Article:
What advice would you give someone who’s considering a similar career?
There can be a slightly old school attitude in this industry which comes mostly from chefs, which is that you have to have done your 10, 12, 15 years of service behind a bar or in a kitchen before you can do anything good, and that’s complete crap. There are people in their late teens and early twenties who have great ideas around food or drink, and restaurants are clearly not the be all and end all any more. They’re a really important part of the fabric of the food and drink world, but there’s so much more exciting stuff going on out there. Don’t believe in that ultimate mentality which says you have to do your years of service, try a bunch of different things out. And try to have as many interests as you possibly can outside of food and drink – that’s really important.
If there’s one good reason to get stuck into fantastic Scottish grub in January, it’s Burns Night on 25 Jan – the 200-year-old festivity celebrating the life and works of Robert Burns, one of Scotland’s (and the world’s) most beloved poets. Whether you’re a born-and-bred Scotsman or are just looking to get in on the fun, you’ll find plenty of celebrations in the City next week; below, we’ve rounded up four of our favourites:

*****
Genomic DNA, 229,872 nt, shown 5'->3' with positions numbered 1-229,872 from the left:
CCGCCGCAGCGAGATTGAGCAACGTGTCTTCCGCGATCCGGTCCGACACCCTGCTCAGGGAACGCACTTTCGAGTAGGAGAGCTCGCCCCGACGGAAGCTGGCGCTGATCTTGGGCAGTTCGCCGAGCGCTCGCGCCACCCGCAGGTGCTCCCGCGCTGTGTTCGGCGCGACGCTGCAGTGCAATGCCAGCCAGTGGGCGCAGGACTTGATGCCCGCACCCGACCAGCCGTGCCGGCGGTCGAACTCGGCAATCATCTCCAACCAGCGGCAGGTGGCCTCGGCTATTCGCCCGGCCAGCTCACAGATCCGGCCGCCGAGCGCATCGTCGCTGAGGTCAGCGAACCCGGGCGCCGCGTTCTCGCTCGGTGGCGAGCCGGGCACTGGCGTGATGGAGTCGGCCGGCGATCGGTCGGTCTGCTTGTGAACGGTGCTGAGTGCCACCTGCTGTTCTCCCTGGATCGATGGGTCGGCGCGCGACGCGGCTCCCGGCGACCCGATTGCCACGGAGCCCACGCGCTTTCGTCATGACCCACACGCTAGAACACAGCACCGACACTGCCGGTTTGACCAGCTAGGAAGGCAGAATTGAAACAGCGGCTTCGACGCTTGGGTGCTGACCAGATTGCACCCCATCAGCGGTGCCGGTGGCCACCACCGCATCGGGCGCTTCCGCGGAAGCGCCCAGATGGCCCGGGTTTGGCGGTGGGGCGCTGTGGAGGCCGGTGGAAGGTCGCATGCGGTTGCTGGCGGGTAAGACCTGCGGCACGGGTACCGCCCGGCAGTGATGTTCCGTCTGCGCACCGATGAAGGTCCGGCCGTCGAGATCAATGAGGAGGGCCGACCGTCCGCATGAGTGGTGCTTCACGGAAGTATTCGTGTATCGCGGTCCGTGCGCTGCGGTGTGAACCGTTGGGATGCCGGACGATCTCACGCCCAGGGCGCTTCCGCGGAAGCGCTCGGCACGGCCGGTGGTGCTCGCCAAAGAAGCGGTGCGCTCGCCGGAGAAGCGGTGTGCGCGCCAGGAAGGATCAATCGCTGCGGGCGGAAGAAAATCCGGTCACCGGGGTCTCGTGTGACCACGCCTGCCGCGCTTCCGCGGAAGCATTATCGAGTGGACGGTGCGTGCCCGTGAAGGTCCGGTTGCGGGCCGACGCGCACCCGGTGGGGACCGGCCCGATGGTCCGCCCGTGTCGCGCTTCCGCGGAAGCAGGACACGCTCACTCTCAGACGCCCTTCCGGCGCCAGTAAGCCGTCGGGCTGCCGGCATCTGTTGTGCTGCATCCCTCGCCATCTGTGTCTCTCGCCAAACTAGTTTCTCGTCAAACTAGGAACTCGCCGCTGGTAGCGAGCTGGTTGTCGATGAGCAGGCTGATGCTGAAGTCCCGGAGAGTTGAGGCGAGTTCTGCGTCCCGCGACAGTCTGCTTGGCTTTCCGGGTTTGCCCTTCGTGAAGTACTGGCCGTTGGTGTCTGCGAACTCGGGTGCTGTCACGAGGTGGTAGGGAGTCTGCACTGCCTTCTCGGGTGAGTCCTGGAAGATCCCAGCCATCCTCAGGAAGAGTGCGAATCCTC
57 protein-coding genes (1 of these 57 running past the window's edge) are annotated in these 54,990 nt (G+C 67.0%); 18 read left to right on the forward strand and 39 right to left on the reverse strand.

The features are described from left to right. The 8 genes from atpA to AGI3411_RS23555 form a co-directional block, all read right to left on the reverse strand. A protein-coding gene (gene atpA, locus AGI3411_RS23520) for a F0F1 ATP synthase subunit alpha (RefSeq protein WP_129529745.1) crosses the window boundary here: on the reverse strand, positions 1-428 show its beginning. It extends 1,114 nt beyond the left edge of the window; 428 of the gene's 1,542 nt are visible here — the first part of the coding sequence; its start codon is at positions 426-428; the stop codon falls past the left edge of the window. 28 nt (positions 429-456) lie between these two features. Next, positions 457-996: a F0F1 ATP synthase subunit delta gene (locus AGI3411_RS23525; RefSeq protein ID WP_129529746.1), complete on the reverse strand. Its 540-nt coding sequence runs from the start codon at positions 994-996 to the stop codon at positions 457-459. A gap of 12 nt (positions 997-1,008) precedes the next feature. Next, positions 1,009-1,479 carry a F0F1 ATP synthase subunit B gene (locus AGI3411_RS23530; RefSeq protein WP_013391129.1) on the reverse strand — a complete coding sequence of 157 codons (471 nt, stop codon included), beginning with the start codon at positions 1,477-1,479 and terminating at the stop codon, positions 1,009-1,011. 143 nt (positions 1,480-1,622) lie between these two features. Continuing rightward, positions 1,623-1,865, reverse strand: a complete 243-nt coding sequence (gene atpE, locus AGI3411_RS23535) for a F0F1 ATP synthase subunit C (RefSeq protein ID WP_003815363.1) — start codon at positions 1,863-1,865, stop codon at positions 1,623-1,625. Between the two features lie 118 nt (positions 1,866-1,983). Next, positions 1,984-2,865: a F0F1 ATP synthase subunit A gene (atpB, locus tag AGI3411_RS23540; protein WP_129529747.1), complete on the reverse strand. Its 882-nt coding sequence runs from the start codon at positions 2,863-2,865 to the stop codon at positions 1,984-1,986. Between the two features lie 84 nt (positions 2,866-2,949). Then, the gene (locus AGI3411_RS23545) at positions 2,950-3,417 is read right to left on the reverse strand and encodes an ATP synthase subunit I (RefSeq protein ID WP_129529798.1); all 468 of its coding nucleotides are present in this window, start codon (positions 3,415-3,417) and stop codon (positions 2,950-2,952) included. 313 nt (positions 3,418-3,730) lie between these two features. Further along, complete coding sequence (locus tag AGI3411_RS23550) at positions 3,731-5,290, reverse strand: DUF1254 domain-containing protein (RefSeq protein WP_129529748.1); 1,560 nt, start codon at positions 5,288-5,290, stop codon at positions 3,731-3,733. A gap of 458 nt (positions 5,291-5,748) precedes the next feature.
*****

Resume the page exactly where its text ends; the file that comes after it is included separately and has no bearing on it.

Dust down your kilt for this celebratory supper in the glittering courtyard of the Royal Exchange. Fortnum’s are throwing a Burns-inspired dinner featuring a four-course menu of Fortnum’s Piccadilly smoked salmon with soda bread, neeps and Arran Victory tatties with whisky sauce, and plenty more – including haggis, of course. Begin with a Glenmorangie Whisky Sour or a glass of Fortnum’s champagne, and enjoy each course paired with Fortnum’s wine or Glenmorangie whiskies. Tables are available to book from 6.30pm, and you can enjoy live music from 7pm. Click here to book and learn more.
What better way to celebrate Burns Night than with a glass of top-range Scotch whisky? Hawksmoor are throwing a unique supper club this month in their beautiful private dining room in the Guildhall venue, where you’ll get an introduction to the world of Laphroaig – the cold-smoked whisky – via a Triple Wood Highball, a special cocktail created for the event, alongside traditional-inspired food including haggis nuggets, smoked salmon & soda bread, and a selection of 35 dry-age cuts (it is Hawksmoor, after all). Click here to view the full menu.